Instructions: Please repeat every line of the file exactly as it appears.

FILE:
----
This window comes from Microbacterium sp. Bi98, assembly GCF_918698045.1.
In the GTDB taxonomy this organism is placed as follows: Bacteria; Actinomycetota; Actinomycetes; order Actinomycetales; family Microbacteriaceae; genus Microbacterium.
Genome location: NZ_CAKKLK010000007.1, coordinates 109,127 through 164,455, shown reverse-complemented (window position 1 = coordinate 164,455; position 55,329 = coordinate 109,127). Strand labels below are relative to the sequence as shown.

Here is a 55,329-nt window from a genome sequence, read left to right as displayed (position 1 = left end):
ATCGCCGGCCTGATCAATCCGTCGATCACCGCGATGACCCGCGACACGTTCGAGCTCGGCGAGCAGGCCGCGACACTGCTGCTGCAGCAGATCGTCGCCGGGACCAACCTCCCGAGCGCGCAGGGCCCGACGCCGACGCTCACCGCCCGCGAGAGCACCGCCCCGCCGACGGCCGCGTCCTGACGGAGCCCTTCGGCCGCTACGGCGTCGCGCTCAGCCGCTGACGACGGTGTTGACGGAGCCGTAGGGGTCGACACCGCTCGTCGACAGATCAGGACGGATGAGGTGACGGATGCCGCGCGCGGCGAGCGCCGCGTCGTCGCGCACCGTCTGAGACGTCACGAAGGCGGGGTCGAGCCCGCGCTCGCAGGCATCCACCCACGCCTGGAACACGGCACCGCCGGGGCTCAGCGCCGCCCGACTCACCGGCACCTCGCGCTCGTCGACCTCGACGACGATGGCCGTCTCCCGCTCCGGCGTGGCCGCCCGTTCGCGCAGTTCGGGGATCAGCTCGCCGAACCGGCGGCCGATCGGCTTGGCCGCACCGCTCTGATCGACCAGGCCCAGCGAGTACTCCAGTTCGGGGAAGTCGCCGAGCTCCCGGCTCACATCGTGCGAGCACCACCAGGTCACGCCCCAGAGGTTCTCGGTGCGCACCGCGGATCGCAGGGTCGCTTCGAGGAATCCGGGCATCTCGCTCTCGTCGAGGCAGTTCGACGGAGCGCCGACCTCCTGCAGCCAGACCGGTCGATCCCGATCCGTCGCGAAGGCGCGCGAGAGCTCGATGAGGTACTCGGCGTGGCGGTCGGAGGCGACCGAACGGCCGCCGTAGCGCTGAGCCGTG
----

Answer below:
This window comes from Microbacterium sp. Bi98, assembly GCF_918698045.1.
In the GTDB taxonomy this organism is placed as follows: Bacteria; Actinomycetota; Actinomycetes; order Actinomycetales; family Microbacteriaceae; genus Microbacterium.
Genome location: NZ_CAKKLK010000007.1, coordinates 109,127 through 164,455, shown reverse-complemented (window position 1 = coordinate 164,455; position 55,329 = coordinate 109,127). Strand labels below are relative to the sequence as shown.

Here is a 55,329-nt window from a genome sequence, read left to right as displayed (position 1 = left end):
ATCGCCGGCCTGATCAATCCGTCGATCACCGCGATGACCCGCGACACGTTCGAGCTCGGCGAGCAGGCCGCGACACTGCTGCTGCAGCAGATCGTCGCCGGGACCAACCTCCCGAGCGCGCAGGGCCCGACGCCGACGCTCACCGCCCGCGAGAGCACCGCCCCGCCGACGGCCGCGTCCTGACGGAGCCCTTCGGCCGCTACGGCGTCGCGCTCAGCCGCTGACGACGGTGTTGACGGAGCCGTAGGGGTCGACACCGCTCGTCGACAGATCAGGACGGATGAGGTGACGGATGCCGCGCGCGGCGAGCGCCGCGTCGTCGCGCACCGTCTGAGACGTCACGAAGGCGGGGTCGAGCCCGCGCTCGCAGGCATCCACCCACGCCTGGAACACGGCACCGCCGGGGCTCAGCGCCGCCCGACTCACCGGCACCTCGCGCTCGTCGACCTCGACGACGATGGCCGTCTCCCGCTCCGGCGTGGCCGCCCGTTCGCGCAGTTCGGGGATCAGCTCGCCGAACCGGCGGCCGATCGGCTTGGCCGCACCGCTCTGATCGACCAGGCCCAGCGAGTACTCCAGTTCGGGGAAGTCGCCGAGCTCCCGGCTCACATCGTGCGAGCACCACCAGGTCACGCCCCAGAGGTTCTCGGTGCGCACCGCGGATCGCAGGGTCGCTTCGAGGAATCCGGGCATCTCGCTCTCGTCGAGGCAGTTCGACGGAGCGCCGACCTCCTGCAGCCAGACCGGTCGATCCCGATCCGTCGCGAAGGCGCGCGAGAGCTCGATGAGGTACTCGGCGTGGCGGTCGGAGGCGACCGAACGGCCGCCGTAGCGCTGAGCCGTG